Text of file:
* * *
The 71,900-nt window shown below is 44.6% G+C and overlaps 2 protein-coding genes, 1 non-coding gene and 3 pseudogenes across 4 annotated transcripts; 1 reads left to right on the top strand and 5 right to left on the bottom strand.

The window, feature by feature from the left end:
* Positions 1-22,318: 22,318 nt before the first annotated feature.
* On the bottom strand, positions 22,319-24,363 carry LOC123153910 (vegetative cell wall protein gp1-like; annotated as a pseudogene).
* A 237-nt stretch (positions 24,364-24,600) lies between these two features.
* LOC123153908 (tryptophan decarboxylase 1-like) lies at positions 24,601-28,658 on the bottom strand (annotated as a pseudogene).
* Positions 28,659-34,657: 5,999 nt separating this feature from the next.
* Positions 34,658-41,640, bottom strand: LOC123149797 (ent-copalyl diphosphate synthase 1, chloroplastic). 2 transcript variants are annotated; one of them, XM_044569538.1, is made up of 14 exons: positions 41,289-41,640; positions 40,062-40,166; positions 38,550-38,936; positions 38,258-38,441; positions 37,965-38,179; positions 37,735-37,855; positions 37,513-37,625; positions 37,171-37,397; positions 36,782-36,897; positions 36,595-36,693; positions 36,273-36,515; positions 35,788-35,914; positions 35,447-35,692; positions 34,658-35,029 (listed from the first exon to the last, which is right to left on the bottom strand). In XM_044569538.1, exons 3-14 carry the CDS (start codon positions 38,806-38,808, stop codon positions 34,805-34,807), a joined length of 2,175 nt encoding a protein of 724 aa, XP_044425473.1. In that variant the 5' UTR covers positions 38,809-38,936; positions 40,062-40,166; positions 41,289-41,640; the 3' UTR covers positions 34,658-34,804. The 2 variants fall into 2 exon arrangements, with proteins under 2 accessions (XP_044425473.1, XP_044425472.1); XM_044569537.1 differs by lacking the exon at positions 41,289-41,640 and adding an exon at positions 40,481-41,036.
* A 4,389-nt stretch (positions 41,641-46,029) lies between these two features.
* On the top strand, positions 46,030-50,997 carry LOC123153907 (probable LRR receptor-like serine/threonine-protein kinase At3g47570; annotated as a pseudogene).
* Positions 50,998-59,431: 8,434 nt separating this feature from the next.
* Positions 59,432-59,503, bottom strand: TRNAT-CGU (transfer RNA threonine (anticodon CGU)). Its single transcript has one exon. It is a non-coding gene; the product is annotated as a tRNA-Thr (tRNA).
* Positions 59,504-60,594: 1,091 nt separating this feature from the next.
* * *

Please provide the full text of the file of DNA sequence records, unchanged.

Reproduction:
The 71,900-nt window shown below is 44.6% G+C and overlaps 2 protein-coding genes, 1 non-coding gene and 3 pseudogenes across 4 annotated transcripts; 1 reads left to right on the top strand and 5 right to left on the bottom strand.

The window, feature by feature from the left end:
* Positions 1-22,318: 22,318 nt before the first annotated feature.
* On the bottom strand, positions 22,319-24,363 carry LOC123153910 (vegetative cell wall protein gp1-like; annotated as a pseudogene).
* A 237-nt stretch (positions 24,364-24,600) lies between these two features.
* LOC123153908 (tryptophan decarboxylase 1-like) lies at positions 24,601-28,658 on the bottom strand (annotated as a pseudogene).
* Positions 28,659-34,657: 5,999 nt separating this feature from the next.
* Positions 34,658-41,640, bottom strand: LOC123149797 (ent-copalyl diphosphate synthase 1, chloroplastic). 2 transcript variants are annotated; one of them, XM_044569538.1, is made up of 14 exons: positions 41,289-41,640; positions 40,062-40,166; positions 38,550-38,936; positions 38,258-38,441; positions 37,965-38,179; positions 37,735-37,855; positions 37,513-37,625; positions 37,171-37,397; positions 36,782-36,897; positions 36,595-36,693; positions 36,273-36,515; positions 35,788-35,914; positions 35,447-35,692; positions 34,658-35,029 (listed from the first exon to the last, which is right to left on the bottom strand). In XM_044569538.1, exons 3-14 carry the CDS (start codon positions 38,806-38,808, stop codon positions 34,805-34,807), a joined length of 2,175 nt encoding a protein of 724 aa, XP_044425473.1. In that variant the 5' UTR covers positions 38,809-38,936; positions 40,062-40,166; positions 41,289-41,640; the 3' UTR covers positions 34,658-34,804. The 2 variants fall into 2 exon arrangements, with proteins under 2 accessions (XP_044425473.1, XP_044425472.1); XM_044569537.1 differs by lacking the exon at positions 41,289-41,640 and adding an exon at positions 40,481-41,036.
* A 4,389-nt stretch (positions 41,641-46,029) lies between these two features.
* On the top strand, positions 46,030-50,997 carry LOC123153907 (probable LRR receptor-like serine/threonine-protein kinase At3g47570; annotated as a pseudogene).
* Positions 50,998-59,431: 8,434 nt separating this feature from the next.
* Positions 59,432-59,503, bottom strand: TRNAT-CGU (transfer RNA threonine (anticodon CGU)). Its single transcript has one exon. It is a non-coding gene; the product is annotated as a tRNA-Thr (tRNA).
* Positions 59,504-60,594: 1,091 nt separating this feature from the next.